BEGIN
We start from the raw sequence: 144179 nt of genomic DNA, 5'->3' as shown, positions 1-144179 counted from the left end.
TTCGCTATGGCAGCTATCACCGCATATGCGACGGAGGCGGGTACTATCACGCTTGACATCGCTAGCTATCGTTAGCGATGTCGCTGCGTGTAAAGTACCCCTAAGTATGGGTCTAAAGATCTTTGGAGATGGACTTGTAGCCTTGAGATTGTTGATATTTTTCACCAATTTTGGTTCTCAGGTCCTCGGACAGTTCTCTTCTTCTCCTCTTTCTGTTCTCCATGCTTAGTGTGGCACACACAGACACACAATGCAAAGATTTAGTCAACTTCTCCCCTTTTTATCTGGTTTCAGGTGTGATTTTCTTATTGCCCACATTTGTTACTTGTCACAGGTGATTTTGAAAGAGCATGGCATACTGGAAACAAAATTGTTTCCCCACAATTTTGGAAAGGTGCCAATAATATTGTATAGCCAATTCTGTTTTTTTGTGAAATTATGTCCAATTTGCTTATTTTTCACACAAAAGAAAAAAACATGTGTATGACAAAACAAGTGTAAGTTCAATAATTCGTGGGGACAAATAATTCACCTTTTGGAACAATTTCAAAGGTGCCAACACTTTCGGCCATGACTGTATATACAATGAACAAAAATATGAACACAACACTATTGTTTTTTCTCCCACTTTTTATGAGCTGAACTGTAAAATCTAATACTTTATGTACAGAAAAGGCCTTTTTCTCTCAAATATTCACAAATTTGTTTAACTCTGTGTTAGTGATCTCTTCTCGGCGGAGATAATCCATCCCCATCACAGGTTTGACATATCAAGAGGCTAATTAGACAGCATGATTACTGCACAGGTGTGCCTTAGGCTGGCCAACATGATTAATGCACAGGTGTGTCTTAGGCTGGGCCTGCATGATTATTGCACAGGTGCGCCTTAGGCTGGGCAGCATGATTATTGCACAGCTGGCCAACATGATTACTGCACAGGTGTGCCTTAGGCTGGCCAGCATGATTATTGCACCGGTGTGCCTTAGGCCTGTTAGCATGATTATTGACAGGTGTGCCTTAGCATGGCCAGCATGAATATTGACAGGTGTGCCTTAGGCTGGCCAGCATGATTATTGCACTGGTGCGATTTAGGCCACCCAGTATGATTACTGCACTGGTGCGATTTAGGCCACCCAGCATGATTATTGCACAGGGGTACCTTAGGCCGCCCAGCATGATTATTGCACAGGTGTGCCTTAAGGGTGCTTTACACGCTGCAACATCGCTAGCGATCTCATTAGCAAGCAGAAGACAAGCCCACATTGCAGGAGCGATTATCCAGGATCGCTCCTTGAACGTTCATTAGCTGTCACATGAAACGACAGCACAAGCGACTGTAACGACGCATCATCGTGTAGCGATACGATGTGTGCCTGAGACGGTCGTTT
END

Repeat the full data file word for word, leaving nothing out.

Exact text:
We start from the raw sequence: 144179 nt of genomic DNA, 5'->3' as shown, positions 1-144179 counted from the left end.
TTCGCTATGGCAGCTATCACCGCATATGCGACGGAGGCGGGTACTATCACGCTTGACATCGCTAGCTATCGTTAGCGATGTCGCTGCGTGTAAAGTACCCCTAAGTATGGGTCTAAAGATCTTTGGAGATGGACTTGTAGCCTTGAGATTGTTGATATTTTTCACCAATTTTGGTTCTCAGGTCCTCGGACAGTTCTCTTCTTCTCCTCTTTCTGTTCTCCATGCTTAGTGTGGCACACACAGACACACAATGCAAAGATTTAGTCAACTTCTCCCCTTTTTATCTGGTTTCAGGTGTGATTTTCTTATTGCCCACATTTGTTACTTGTCACAGGTGATTTTGAAAGAGCATGGCATACTGGAAACAAAATTGTTTCCCCACAATTTTGGAAAGGTGCCAATAATATTGTATAGCCAATTCTGTTTTTTTGTGAAATTATGTCCAATTTGCTTATTTTTCACACAAAAGAAAAAAACATGTGTATGACAAAACAAGTGTAAGTTCAATAATTCGTGGGGACAAATAATTCACCTTTTGGAACAATTTCAAAGGTGCCAACACTTTCGGCCATGACTGTATATACAATGAACAAAAATATGAACACAACACTATTGTTTTTTCTCCCACTTTTTATGAGCTGAACTGTAAAATCTAATACTTTATGTACAGAAAAGGCCTTTTTCTCTCAAATATTCACAAATTTGTTTAACTCTGTGTTAGTGATCTCTTCTCGGCGGAGATAATCCATCCCCATCACAGGTTTGACATATCAAGAGGCTAATTAGACAGCATGATTACTGCACAGGTGTGCCTTAGGCTGGCCAACATGATTAATGCACAGGTGTGTCTTAGGCTGGGCCTGCATGATTATTGCACAGGTGCGCCTTAGGCTGGGCAGCATGATTATTGCACAGCTGGCCAACATGATTACTGCACAGGTGTGCCTTAGGCTGGCCAGCATGATTATTGCACCGGTGTGCCTTAGGCCTGTTAGCATGATTATTGACAGGTGTGCCTTAGCATGGCCAGCATGAATATTGACAGGTGTGCCTTAGGCTGGCCAGCATGATTATTGCACTGGTGCGATTTAGGCCACCCAGTATGATTACTGCACTGGTGCGATTTAGGCCACCCAGCATGATTATTGCACAGGGGTACCTTAGGCCGCCCAGCATGATTATTGCACAGGTGTGCCTTAAGGGTGCTTTACACGCTGCAACATCGCTAGCGATCTCATTAGCAAGCAGAAGACAAGCCCACATTGCAGGAGCGATTATCCAGGATCGCTCCTTGAACGTTCATTAGCTGTCACATGAAACGACAGCACAAGCGACTGTAACGACGCATCATCGTGTAGCGATACGATGTGTGCCTGAGACGGTCGTTT